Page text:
Here is the ultimate Micronesia travel guide for beginners – take a dive and learn about all and everything that you need to know about planning your first Micronesia holiday!
Clusters of tiny islands peppered across the North Pacific Ocean make up The Federated States of Micronesia. It is the amalgamation of the two Greek words for ‘small’ and ‘island’ – an apt description – the total landmass of all the islands combined is still smaller than the pint-sized European nation of Luxembourg.
But what they lack in land mass, Micronesia makes up in the area it covers. This vast region covers more than 2,900 kilometres and crosses five time zones, west of the International Dateline. The space between the islands means their landscapes and cultures are endlessly varied. From the steep volcanic peaks of the Carolines to the staggering limestone plateaus of the Marianas to the dazzling coral reef of Kwajalein, each destination is unique and diverse.
The region has an unruly history of foreign control and political change – thus the islands have various foreign influences over the ages. But for the most part, local inhabitants have maintained their customs, cultural heritage and their traditions have stayed intact. Micronesia serves as a home to a multitude of ethnic groups, including: Pohnpeian, Yapese, Polynesian and Chuukese to name a few.
Of the 607 islands of Micronesia, only a handful are inhabited with approximately 115,000 people living in the region. It is rife with natural beauty; the pristine cerulean seas and vast tropical landscapes remain largely unscathed.
Micronesia is a little slice of paradise in the Pacific, and a perfect destination for your next overseas trip. Before you plan your trip, read this Micronesia guide to learn the basics about these beautiful islands.
The ultimate Micronesia travel guide
How to get to Micronesia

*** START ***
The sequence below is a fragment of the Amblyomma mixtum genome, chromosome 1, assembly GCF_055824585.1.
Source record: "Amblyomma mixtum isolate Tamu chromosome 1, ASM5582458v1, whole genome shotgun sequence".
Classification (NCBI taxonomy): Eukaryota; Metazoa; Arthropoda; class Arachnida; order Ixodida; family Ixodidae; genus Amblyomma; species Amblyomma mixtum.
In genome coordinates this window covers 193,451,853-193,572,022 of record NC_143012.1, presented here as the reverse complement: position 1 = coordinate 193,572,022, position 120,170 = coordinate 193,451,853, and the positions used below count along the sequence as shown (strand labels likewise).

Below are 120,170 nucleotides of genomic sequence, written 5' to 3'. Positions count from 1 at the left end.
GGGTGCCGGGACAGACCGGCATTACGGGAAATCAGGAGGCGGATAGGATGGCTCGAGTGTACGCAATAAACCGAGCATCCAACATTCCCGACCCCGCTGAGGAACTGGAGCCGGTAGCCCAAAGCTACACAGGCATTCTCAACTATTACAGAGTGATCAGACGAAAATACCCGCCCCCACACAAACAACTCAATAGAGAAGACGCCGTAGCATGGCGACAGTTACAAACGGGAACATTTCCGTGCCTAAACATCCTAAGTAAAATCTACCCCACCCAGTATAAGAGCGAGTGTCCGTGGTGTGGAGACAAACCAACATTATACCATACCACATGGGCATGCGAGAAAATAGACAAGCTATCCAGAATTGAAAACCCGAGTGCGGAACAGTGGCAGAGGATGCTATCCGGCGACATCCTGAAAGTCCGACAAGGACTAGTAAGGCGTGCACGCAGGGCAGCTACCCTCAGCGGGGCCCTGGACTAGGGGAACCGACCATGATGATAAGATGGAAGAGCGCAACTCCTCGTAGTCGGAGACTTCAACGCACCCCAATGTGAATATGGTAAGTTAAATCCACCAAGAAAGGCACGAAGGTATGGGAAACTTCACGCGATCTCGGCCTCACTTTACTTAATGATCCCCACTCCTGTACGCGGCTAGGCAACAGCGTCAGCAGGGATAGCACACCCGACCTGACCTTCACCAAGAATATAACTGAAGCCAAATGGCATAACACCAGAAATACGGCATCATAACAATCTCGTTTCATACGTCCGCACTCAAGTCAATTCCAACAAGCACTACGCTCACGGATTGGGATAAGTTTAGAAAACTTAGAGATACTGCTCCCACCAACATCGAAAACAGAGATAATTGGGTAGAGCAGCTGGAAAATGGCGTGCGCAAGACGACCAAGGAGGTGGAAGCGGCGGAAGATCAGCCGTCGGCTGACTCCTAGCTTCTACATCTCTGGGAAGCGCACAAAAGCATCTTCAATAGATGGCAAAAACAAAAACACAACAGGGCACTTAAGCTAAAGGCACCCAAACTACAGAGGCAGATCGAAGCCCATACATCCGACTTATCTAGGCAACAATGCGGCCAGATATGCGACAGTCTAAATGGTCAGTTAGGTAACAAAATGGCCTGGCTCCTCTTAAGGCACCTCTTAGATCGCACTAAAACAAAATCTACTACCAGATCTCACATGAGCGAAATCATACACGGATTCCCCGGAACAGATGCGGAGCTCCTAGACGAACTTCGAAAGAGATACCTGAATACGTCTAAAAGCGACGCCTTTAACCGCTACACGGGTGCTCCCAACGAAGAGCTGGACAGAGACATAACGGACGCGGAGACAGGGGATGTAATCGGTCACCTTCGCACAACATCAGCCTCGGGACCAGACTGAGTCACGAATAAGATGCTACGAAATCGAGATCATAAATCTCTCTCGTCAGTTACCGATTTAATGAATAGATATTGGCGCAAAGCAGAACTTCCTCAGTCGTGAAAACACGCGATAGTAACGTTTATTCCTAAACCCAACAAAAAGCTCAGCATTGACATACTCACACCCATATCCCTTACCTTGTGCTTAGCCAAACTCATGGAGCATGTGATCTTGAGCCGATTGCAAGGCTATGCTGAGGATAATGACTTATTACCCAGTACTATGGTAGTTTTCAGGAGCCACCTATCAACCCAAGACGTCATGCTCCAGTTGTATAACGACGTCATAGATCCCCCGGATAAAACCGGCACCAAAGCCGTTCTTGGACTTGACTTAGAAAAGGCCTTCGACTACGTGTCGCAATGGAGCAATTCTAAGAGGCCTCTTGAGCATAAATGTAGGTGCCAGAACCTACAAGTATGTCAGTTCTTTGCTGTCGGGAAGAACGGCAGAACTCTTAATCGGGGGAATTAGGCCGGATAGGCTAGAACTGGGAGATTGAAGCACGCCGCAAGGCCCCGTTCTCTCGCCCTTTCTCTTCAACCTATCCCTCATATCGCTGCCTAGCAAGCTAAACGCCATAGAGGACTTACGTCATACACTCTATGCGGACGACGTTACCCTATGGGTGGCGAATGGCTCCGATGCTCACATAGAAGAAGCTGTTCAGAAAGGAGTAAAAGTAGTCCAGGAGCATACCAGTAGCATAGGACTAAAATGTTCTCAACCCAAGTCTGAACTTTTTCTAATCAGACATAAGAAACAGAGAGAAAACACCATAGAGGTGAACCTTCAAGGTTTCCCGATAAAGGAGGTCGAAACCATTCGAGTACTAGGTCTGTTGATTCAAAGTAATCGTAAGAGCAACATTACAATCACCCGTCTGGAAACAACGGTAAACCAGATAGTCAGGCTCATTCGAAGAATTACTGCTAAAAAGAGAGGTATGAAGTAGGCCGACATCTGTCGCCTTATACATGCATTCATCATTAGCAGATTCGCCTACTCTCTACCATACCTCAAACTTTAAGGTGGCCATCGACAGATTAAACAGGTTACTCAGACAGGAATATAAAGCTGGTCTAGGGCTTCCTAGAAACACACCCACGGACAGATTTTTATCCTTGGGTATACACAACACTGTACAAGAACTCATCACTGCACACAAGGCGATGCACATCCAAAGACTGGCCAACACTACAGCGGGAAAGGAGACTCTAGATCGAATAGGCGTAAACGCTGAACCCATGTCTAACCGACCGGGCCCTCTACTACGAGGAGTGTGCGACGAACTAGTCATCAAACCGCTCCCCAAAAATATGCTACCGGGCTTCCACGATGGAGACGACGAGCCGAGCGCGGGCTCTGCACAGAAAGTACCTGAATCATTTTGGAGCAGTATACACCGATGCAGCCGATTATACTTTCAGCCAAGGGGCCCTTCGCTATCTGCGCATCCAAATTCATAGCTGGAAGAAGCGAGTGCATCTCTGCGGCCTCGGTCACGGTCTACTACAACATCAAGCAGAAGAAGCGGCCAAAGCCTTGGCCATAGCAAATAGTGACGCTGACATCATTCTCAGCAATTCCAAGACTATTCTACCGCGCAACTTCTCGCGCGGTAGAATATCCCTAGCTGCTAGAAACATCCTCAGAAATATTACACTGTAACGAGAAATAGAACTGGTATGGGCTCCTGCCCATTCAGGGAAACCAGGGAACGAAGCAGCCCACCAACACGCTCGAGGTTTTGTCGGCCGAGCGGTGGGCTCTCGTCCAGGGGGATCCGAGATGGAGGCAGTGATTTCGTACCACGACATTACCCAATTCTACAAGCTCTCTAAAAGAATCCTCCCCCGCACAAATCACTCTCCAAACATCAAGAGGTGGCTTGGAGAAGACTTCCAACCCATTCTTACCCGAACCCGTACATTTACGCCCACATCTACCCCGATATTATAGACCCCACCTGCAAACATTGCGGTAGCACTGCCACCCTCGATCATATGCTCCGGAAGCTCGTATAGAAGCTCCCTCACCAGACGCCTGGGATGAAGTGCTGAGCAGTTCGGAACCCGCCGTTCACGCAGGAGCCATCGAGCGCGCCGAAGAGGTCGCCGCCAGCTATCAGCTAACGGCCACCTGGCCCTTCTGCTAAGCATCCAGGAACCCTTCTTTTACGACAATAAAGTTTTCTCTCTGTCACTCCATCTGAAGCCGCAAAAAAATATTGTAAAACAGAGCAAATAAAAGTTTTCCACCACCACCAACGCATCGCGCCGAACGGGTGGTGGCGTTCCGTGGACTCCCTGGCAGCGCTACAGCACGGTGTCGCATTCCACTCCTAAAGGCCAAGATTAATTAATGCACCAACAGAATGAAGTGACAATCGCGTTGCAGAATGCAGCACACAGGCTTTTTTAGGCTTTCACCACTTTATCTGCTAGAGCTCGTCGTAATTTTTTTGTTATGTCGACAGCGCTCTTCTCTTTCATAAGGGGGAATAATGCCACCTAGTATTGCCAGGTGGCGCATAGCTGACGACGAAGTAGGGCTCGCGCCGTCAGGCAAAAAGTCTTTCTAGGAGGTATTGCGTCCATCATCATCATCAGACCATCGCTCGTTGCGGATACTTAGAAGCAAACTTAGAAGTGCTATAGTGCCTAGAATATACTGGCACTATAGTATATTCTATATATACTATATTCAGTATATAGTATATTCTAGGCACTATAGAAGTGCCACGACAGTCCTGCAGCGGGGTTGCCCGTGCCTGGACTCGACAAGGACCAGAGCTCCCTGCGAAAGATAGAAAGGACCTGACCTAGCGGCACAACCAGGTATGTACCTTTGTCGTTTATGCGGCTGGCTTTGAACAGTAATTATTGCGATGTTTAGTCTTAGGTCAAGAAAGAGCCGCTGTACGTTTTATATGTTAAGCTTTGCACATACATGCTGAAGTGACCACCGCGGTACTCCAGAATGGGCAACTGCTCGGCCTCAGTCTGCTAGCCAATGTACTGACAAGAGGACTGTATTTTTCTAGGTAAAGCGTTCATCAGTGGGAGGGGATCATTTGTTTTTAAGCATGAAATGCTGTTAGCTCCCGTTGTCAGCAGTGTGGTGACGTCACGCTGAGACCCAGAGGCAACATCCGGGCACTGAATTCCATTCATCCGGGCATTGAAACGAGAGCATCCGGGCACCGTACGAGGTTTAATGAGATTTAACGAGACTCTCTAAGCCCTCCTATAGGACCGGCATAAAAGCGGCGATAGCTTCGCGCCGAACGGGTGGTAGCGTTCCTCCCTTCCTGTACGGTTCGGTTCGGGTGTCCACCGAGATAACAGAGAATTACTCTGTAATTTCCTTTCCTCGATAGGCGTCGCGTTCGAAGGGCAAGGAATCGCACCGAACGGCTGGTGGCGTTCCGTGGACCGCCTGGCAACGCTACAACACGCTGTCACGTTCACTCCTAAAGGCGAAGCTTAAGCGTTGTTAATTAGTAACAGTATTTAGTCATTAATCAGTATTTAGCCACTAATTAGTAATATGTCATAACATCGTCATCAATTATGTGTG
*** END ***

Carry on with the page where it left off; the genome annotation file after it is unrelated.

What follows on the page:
The Federated States of Micronesia can be divided into four states: Chuuk, Kosrae, Pohnpei and Yap. Pohnpei International Airport is the main airport for travel to Micronesia, it’s located on Pohnpei Island near the nation’s capital: Palikir.
Due to small population and low tourist traffic, flights are limited and getting to Micronesia can be a little complicated. Flight paths vary depending on where you’re wanting to go. You can fly to direct to Chuuk from Brisbane, and Guam from Cairns but if you’re flying from Sydney be prepared for a few transfers.
The good news is that once you’re over there, you can ‘island hop’ between these exquisite destinations. Aussies only need a valid passport, no visas are required.
Where to stay in Micronesia
Guam is an island in Micronesia that is also part of the United States, it’s a hybrid of American and Micronesian culture which makes it both pretty to visit and culturally accessible. It’s the biggest island in Micronesia and boasts an array of five-star hotels and luxury shopping malls. Guam is a good base if you want to island-hop to other destinations.
We recommend staying at the Fiesta Resort located on Tumon Bay. It is steps away from the pristine white-sand beach, yet close enough to the island’s tourist attractions, along with historical and cultural sites. Perfect if you want to explore all day, then chill all night.
For travellers looking for a more nature and action-based getaway, we’d suggest Palau. Referred to as ‘the underwater Serengeti’, its pristine limestone landscape, iridescent blue-green lagoon and leafy green forest will steal your heart. The Palau Pacific Resort is a luxury resort which capitalises on this stunning location. It’s been awarded ‘Best Diving Resort’ for 14-consecutive years by the Dive & Travel Awards. It’s easy to see why, it’s an island haven for divers and non-divers alike.